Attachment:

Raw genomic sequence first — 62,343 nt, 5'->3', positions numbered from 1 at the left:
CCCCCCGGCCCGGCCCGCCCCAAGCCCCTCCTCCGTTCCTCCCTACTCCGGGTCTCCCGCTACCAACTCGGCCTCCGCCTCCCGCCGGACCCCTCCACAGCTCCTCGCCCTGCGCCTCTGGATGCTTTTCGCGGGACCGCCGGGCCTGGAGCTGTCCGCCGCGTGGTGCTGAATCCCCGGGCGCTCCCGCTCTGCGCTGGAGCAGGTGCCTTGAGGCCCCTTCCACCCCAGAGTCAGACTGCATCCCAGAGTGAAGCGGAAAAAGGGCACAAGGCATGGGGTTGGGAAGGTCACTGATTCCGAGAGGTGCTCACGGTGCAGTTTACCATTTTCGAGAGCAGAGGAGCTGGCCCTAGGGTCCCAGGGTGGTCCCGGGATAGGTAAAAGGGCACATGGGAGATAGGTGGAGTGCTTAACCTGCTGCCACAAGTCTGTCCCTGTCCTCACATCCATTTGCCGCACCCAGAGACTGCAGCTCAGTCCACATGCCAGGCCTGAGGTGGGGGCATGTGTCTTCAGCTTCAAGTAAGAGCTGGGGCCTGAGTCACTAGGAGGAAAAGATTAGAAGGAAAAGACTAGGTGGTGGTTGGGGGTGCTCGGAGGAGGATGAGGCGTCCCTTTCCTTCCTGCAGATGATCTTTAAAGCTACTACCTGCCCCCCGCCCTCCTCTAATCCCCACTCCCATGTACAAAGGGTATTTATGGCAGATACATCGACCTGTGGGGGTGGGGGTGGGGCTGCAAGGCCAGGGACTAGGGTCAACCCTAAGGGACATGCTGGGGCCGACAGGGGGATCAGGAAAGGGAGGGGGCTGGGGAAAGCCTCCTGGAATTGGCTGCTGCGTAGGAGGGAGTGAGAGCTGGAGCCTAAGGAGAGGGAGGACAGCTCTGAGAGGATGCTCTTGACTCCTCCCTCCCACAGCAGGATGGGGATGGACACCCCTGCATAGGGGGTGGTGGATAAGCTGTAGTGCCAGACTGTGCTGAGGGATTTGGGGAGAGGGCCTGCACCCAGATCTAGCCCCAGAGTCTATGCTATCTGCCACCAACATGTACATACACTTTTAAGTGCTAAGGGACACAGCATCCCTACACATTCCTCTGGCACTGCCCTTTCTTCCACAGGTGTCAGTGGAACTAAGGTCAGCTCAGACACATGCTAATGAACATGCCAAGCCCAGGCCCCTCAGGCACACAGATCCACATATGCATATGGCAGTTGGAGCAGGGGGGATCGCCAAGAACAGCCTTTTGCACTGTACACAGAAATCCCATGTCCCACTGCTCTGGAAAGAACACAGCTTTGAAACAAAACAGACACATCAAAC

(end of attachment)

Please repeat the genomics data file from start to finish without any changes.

Raw genomic sequence first — 62,343 nt, 5'->3', positions numbered from 1 at the left:
CCCCCCGGCCCGGCCCGCCCCAAGCCCCTCCTCCGTTCCTCCCTACTCCGGGTCTCCCGCTACCAACTCGGCCTCCGCCTCCCGCCGGACCCCTCCACAGCTCCTCGCCCTGCGCCTCTGGATGCTTTTCGCGGGACCGCCGGGCCTGGAGCTGTCCGCCGCGTGGTGCTGAATCCCCGGGCGCTCCCGCTCTGCGCTGGAGCAGGTGCCTTGAGGCCCCTTCCACCCCAGAGTCAGACTGCATCCCAGAGTGAAGCGGAAAAAGGGCACAAGGCATGGGGTTGGGAAGGTCACTGATTCCGAGAGGTGCTCACGGTGCAGTTTACCATTTTCGAGAGCAGAGGAGCTGGCCCTAGGGTCCCAGGGTGGTCCCGGGATAGGTAAAAGGGCACATGGGAGATAGGTGGAGTGCTTAACCTGCTGCCACAAGTCTGTCCCTGTCCTCACATCCATTTGCCGCACCCAGAGACTGCAGCTCAGTCCACATGCCAGGCCTGAGGTGGGGGCATGTGTCTTCAGCTTCAAGTAAGAGCTGGGGCCTGAGTCACTAGGAGGAAAAGATTAGAAGGAAAAGACTAGGTGGTGGTTGGGGGTGCTCGGAGGAGGATGAGGCGTCCCTTTCCTTCCTGCAGATGATCTTTAAAGCTACTACCTGCCCCCCGCCCTCCTCTAATCCCCACTCCCATGTACAAAGGGTATTTATGGCAGATACATCGACCTGTGGGGGTGGGGGTGGGGCTGCAAGGCCAGGGACTAGGGTCAACCCTAAGGGACATGCTGGGGCCGACAGGGGGATCAGGAAAGGGAGGGGGCTGGGGAAAGCCTCCTGGAATTGGCTGCTGCGTAGGAGGGAGTGAGAGCTGGAGCCTAAGGAGAGGGAGGACAGCTCTGAGAGGATGCTCTTGACTCCTCCCTCCCACAGCAGGATGGGGATGGACACCCCTGCATAGGGGGTGGTGGATAAGCTGTAGTGCCAGACTGTGCTGAGGGATTTGGGGAGAGGGCCTGCACCCAGATCTAGCCCCAGAGTCTATGCTATCTGCCACCAACATGTACATACACTTTTAAGTGCTAAGGGACACAGCATCCCTACACATTCCTCTGGCACTGCCCTTTCTTCCACAGGTGTCAGTGGAACTAAGGTCAGCTCAGACACATGCTAATGAACATGCCAAGCCCAGGCCCCTCAGGCACACAGATCCACATATGCATATGGCAGTTGGAGCAGGGGGGATCGCCAAGAACAGCCTTTTGCACTGTACACAGAAATCCCATGTCCCACTGCTCTGGAAAGAACACAGCTTTGAAACAAAACAGACACATCAAAC